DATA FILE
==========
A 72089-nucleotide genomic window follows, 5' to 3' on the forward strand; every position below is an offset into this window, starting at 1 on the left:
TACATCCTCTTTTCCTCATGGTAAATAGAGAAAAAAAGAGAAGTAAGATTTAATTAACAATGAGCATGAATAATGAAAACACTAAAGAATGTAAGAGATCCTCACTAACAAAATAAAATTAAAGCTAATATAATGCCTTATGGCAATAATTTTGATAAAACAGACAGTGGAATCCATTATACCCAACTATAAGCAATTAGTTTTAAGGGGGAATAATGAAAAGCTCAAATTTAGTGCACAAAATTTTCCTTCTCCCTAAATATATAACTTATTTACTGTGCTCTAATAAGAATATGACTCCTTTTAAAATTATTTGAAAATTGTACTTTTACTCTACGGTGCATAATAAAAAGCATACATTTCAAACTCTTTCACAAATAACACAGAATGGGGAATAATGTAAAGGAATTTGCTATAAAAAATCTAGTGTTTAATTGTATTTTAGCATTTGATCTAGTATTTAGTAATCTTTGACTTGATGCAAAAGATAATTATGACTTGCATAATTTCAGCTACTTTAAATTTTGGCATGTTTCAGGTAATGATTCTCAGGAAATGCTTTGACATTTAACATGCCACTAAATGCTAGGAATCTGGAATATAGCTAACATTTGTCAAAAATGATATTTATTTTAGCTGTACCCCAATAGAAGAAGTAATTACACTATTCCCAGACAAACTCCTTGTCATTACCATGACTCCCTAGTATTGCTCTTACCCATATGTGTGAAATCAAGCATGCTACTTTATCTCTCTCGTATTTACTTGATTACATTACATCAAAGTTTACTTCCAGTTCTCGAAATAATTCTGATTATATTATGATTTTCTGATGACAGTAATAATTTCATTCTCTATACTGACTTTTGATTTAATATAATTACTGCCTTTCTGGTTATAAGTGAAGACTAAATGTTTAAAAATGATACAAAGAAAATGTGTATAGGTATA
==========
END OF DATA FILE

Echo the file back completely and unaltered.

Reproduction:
A 72089-nucleotide genomic window follows, 5' to 3' on the forward strand; every position below is an offset into this window, starting at 1 on the left:
TACATCCTCTTTTCCTCATGGTAAATAGAGAAAAAAAGAGAAGTAAGATTTAATTAACAATGAGCATGAATAATGAAAACACTAAAGAATGTAAGAGATCCTCACTAACAAAATAAAATTAAAGCTAATATAATGCCTTATGGCAATAATTTTGATAAAACAGACAGTGGAATCCATTATACCCAACTATAAGCAATTAGTTTTAAGGGGGAATAATGAAAAGCTCAAATTTAGTGCACAAAATTTTCCTTCTCCCTAAATATATAACTTATTTACTGTGCTCTAATAAGAATATGACTCCTTTTAAAATTATTTGAAAATTGTACTTTTACTCTACGGTGCATAATAAAAAGCATACATTTCAAACTCTTTCACAAATAACACAGAATGGGGAATAATGTAAAGGAATTTGCTATAAAAAATCTAGTGTTTAATTGTATTTTAGCATTTGATCTAGTATTTAGTAATCTTTGACTTGATGCAAAAGATAATTATGACTTGCATAATTTCAGCTACTTTAAATTTTGGCATGTTTCAGGTAATGATTCTCAGGAAATGCTTTGACATTTAACATGCCACTAAATGCTAGGAATCTGGAATATAGCTAACATTTGTCAAAAATGATATTTATTTTAGCTGTACCCCAATAGAAGAAGTAATTACACTATTCCCAGACAAACTCCTTGTCATTACCATGACTCCCTAGTATTGCTCTTACCCATATGTGTGAAATCAAGCATGCTACTTTATCTCTCTCGTATTTACTTGATTACATTACATCAAAGTTTACTTCCAGTTCTCGAAATAATTCTGATTATATTATGATTTTCTGATGACAGTAATAATTTCATTCTCTATACTGACTTTTGATTTAATATAATTACTGCCTTTCTGGTTATAAGTGAAGACTAAATGTTTAAAAATGATACAAAGAAAATGTGTATAGGTATA